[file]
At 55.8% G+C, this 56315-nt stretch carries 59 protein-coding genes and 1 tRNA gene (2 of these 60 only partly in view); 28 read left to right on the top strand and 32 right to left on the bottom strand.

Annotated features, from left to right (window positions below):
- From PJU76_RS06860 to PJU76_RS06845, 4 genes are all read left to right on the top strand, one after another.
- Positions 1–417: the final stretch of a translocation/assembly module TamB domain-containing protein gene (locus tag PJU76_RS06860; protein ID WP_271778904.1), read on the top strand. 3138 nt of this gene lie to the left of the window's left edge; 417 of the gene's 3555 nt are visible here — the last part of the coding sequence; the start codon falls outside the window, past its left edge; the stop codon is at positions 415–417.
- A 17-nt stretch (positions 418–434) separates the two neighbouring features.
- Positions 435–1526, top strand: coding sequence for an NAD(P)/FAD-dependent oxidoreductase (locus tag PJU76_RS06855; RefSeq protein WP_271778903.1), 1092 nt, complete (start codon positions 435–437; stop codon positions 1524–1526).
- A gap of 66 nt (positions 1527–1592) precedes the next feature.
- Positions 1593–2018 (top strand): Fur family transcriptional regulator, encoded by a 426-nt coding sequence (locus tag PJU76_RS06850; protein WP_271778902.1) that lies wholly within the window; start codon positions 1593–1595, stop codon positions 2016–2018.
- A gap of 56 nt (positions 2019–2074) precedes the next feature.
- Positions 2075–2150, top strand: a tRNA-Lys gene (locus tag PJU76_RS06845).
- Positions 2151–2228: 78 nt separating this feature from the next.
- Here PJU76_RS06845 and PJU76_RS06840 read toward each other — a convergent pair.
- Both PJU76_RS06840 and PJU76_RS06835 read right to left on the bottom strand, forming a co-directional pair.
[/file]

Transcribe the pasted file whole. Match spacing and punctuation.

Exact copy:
At 55.8% G+C, this 56315-nt stretch carries 59 protein-coding genes and 1 tRNA gene (2 of these 60 only partly in view); 28 read left to right on the top strand and 32 right to left on the bottom strand.

Annotated features, from left to right (window positions below):
- From PJU76_RS06860 to PJU76_RS06845, 4 genes are all read left to right on the top strand, one after another.
- Positions 1–417: the final stretch of a translocation/assembly module TamB domain-containing protein gene (locus tag PJU76_RS06860; protein ID WP_271778904.1), read on the top strand. 3138 nt of this gene lie to the left of the window's left edge; 417 of the gene's 3555 nt are visible here — the last part of the coding sequence; the start codon falls outside the window, past its left edge; the stop codon is at positions 415–417.
- A 17-nt stretch (positions 418–434) separates the two neighbouring features.
- Positions 435–1526, top strand: coding sequence for an NAD(P)/FAD-dependent oxidoreductase (locus tag PJU76_RS06855; RefSeq protein WP_271778903.1), 1092 nt, complete (start codon positions 435–437; stop codon positions 1524–1526).
- A gap of 66 nt (positions 1527–1592) precedes the next feature.
- Positions 1593–2018 (top strand): Fur family transcriptional regulator, encoded by a 426-nt coding sequence (locus tag PJU76_RS06850; protein WP_271778902.1) that lies wholly within the window; start codon positions 1593–1595, stop codon positions 2016–2018.
- A gap of 56 nt (positions 2019–2074) precedes the next feature.
- Positions 2075–2150, top strand: a tRNA-Lys gene (locus tag PJU76_RS06845).
- Positions 2151–2228: 78 nt separating this feature from the next.
- Here PJU76_RS06845 and PJU76_RS06840 read toward each other — a convergent pair.
- Both PJU76_RS06840 and PJU76_RS06835 read right to left on the bottom strand, forming a co-directional pair.